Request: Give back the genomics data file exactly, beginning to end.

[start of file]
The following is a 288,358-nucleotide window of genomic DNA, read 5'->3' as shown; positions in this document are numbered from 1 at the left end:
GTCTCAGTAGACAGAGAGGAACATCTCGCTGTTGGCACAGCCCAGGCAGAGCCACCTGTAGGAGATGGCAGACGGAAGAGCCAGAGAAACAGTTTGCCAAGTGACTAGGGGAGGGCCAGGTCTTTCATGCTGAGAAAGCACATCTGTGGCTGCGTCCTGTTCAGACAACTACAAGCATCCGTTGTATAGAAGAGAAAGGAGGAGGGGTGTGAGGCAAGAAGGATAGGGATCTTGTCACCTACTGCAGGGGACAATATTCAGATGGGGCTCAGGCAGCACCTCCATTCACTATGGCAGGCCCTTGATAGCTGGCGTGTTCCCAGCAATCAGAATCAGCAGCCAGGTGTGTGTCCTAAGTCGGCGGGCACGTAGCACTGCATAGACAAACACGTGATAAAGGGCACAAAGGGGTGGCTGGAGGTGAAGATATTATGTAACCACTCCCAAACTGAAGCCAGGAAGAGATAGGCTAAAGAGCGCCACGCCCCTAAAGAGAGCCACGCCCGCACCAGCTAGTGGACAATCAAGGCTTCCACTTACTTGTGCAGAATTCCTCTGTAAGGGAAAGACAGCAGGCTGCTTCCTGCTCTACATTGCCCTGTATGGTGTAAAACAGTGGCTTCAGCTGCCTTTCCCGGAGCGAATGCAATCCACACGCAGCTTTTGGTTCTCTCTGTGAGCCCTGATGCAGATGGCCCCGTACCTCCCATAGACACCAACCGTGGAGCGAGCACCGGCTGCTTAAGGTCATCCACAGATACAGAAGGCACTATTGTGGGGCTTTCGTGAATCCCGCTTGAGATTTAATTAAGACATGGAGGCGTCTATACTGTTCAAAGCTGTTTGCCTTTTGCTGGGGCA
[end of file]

The following is a 288,358-nucleotide window of genomic DNA, read 5'->3' as shown; positions in this document are numbered from 1 at the left end:
GTCTCAGTAGACAGAGAGGAACATCTCGCTGTTGGCACAGCCCAGGCAGAGCCACCTGTAGGAGATGGCAGACGGAAGAGCCAGAGAAACAGTTTGCCAAGTGACTAGGGGAGGGCCAGGTCTTTCATGCTGAGAAAGCACATCTGTGGCTGCGTCCTGTTCAGACAACTACAAGCATCCGTTGTATAGAAGAGAAAGGAGGAGGGGTGTGAGGCAAGAAGGATAGGGATCTTGTCACCTACTGCAGGGGACAATATTCAGATGGGGCTCAGGCAGCACCTCCATTCACTATGGCAGGCCCTTGATAGCTGGCGTGTTCCCAGCAATCAGAATCAGCAGCCAGGTGTGTGTCCTAAGTCGGCGGGCACGTAGCACTGCATAGACAAACACGTGATAAAGGGCACAAAGGGGTGGCTGGAGGTGAAGATATTATGTAACCACTCCCAAACTGAAGCCAGGAAGAGATAGGCTAAAGAGCGCCACGCCCCTAAAGAGAGCCACGCCCGCACCAGCTAGTGGACAATCAAGGCTTCCACTTACTTGTGCAGAATTCCTCTGTAAGGGAAAGACAGCAGGCTGCTTCCTGCTCTACATTGCCCTGTATGGTGTAAAACAGTGGCTTCAGCTGCCTTTCCCGGAGCGAATGCAATCCACACGCAGCTTTTGGTTCTCTCTGTGAGCCCTGATGCAGATGGCCCCGTACCTCCCATAGACACCAACCGTGGAGCGAGCACCGGCTGCTTAAGGTCATCCACAGATACAGAAGGCACTATTGTGGGGCTTTCGTGAATCCCGCTTGAGATTTAATTAAGACATGGAGGCGTCTATACTGTTCAAAGCTGTTTGCCTTTTGCTGGGGCA